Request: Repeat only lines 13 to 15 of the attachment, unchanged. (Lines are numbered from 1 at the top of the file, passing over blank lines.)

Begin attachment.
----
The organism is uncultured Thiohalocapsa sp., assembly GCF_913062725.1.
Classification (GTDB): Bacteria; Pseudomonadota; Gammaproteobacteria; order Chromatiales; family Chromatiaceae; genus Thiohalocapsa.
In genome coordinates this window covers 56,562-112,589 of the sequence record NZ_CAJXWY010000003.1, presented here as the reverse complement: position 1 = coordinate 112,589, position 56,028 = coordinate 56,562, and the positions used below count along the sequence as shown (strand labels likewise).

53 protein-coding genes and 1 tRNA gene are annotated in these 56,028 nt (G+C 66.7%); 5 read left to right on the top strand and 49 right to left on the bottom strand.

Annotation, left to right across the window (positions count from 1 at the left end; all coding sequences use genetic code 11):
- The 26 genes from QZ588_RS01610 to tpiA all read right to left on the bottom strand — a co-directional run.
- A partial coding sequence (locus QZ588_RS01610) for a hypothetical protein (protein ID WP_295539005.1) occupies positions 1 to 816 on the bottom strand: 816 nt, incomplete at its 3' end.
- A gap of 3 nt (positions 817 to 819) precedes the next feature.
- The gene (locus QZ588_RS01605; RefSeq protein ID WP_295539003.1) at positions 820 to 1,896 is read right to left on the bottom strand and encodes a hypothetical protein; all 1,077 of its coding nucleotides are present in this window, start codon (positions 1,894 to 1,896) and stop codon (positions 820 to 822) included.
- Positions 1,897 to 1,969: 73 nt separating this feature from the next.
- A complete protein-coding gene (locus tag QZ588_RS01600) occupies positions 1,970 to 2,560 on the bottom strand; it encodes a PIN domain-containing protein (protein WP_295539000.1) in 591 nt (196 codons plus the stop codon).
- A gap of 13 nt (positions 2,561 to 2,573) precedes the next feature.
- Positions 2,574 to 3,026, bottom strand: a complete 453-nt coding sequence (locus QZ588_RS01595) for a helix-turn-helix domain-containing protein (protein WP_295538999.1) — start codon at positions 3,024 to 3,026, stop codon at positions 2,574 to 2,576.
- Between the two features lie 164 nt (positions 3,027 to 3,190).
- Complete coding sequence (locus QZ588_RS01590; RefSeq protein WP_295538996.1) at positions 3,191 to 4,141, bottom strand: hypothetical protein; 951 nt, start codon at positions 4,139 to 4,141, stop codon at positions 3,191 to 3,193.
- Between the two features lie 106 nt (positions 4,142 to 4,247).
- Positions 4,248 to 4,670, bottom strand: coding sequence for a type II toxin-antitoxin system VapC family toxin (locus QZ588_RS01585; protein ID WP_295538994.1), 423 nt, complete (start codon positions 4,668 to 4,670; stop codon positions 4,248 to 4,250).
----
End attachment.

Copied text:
- Positions 2,574 to 3,026, bottom strand: a complete 453-nt coding sequence (locus QZ588_RS01595) for a helix-turn-helix domain-containing protein (protein WP_295538999.1) — start codon at positions 3,024 to 3,026, stop codon at positions 2,574 to 2,576.
- Between the two features lie 164 nt (positions 3,027 to 3,190).
- Complete coding sequence (locus QZ588_RS01590; RefSeq protein WP_295538996.1) at positions 3,191 to 4,141, bottom strand: hypothetical protein; 951 nt, start codon at positions 4,139 to 4,141, stop codon at positions 3,191 to 3,193.